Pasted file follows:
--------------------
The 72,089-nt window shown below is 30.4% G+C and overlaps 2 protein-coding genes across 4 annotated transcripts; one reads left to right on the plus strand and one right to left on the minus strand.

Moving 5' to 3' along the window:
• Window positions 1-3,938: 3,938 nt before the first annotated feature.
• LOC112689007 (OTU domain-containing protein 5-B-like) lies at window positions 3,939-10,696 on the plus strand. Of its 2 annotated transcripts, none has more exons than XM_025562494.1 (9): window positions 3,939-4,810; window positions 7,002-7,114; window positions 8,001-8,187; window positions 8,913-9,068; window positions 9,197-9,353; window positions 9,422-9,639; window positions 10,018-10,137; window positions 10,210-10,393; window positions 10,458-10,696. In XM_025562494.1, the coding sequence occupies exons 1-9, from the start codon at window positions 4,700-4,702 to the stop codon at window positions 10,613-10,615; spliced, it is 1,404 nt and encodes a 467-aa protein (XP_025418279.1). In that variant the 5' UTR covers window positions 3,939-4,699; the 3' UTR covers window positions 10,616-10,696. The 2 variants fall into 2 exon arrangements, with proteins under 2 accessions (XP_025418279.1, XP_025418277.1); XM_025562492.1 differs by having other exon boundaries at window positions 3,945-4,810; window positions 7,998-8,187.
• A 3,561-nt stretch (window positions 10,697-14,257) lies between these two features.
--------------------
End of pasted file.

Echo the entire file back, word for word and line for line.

The 72,089-nt window shown below is 30.4% G+C and overlaps 2 protein-coding genes across 4 annotated transcripts; one reads left to right on the plus strand and one right to left on the minus strand.

Moving 5' to 3' along the window:
• Window positions 1-3,938: 3,938 nt before the first annotated feature.
• LOC112689007 (OTU domain-containing protein 5-B-like) lies at window positions 3,939-10,696 on the plus strand. Of its 2 annotated transcripts, none has more exons than XM_025562494.1 (9): window positions 3,939-4,810; window positions 7,002-7,114; window positions 8,001-8,187; window positions 8,913-9,068; window positions 9,197-9,353; window positions 9,422-9,639; window positions 10,018-10,137; window positions 10,210-10,393; window positions 10,458-10,696. In XM_025562494.1, the coding sequence occupies exons 1-9, from the start codon at window positions 4,700-4,702 to the stop codon at window positions 10,613-10,615; spliced, it is 1,404 nt and encodes a 467-aa protein (XP_025418279.1). In that variant the 5' UTR covers window positions 3,939-4,699; the 3' UTR covers window positions 10,616-10,696. The 2 variants fall into 2 exon arrangements, with proteins under 2 accessions (XP_025418279.1, XP_025418277.1); XM_025562492.1 differs by having other exon boundaries at window positions 3,945-4,810; window positions 7,998-8,187.
• A 3,561-nt stretch (window positions 10,697-14,257) lies between these two features.